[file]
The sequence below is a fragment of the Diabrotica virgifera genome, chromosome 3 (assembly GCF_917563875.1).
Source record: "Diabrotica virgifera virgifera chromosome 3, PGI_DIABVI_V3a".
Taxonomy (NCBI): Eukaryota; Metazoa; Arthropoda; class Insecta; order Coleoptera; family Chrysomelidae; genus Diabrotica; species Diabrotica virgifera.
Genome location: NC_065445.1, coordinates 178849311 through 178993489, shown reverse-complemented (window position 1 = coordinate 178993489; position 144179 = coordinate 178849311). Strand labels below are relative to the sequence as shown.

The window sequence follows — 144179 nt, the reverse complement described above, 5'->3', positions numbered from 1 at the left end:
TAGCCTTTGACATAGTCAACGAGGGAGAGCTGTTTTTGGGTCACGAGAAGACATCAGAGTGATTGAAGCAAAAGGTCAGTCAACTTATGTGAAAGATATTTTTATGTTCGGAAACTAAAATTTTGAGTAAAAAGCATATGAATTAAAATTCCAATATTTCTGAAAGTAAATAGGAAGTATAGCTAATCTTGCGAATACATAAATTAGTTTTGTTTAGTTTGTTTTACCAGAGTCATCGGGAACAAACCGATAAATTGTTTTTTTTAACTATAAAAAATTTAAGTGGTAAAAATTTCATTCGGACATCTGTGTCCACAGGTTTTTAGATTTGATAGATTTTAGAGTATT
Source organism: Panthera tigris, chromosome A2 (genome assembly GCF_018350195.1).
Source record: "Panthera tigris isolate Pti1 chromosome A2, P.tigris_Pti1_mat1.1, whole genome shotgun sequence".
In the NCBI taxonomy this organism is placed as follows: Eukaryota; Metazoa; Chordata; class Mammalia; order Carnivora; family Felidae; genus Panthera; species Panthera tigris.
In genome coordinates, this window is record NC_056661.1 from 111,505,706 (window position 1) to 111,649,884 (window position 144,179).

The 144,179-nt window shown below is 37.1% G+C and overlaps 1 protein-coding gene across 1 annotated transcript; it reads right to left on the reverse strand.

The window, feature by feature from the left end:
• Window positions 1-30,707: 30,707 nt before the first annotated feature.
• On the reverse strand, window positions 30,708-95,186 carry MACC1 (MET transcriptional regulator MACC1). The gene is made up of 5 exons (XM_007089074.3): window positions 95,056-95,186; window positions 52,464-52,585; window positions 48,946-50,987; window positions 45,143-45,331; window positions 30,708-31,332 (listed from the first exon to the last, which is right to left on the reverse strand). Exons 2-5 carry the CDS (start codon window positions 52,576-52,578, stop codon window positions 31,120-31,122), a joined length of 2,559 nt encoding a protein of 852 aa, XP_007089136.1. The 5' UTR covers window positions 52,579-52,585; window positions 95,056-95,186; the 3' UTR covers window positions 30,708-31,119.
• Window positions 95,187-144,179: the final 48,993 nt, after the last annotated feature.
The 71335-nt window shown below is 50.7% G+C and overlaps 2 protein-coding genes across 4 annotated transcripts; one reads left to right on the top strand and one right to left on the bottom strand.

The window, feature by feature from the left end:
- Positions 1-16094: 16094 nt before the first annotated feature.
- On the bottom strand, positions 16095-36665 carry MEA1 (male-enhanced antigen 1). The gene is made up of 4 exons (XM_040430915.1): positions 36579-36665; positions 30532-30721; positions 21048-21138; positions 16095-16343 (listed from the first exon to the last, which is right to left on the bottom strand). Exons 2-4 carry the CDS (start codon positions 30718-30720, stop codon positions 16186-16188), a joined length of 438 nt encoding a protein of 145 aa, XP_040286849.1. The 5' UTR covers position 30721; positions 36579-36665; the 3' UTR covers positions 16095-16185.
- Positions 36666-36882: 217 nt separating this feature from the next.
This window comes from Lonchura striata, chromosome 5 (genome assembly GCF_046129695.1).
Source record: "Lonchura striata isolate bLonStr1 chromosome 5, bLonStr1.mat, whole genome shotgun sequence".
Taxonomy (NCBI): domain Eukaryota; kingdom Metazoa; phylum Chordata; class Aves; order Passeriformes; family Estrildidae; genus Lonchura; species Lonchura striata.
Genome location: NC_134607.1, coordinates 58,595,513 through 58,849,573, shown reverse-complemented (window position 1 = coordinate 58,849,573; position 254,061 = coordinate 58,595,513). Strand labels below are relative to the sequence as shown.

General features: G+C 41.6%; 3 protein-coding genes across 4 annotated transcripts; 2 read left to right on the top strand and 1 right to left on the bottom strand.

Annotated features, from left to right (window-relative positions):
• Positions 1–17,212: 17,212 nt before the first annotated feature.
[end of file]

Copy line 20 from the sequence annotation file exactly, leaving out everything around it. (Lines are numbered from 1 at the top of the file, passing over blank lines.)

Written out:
- Positions 36666-36882: 217 nt separating this feature from the next.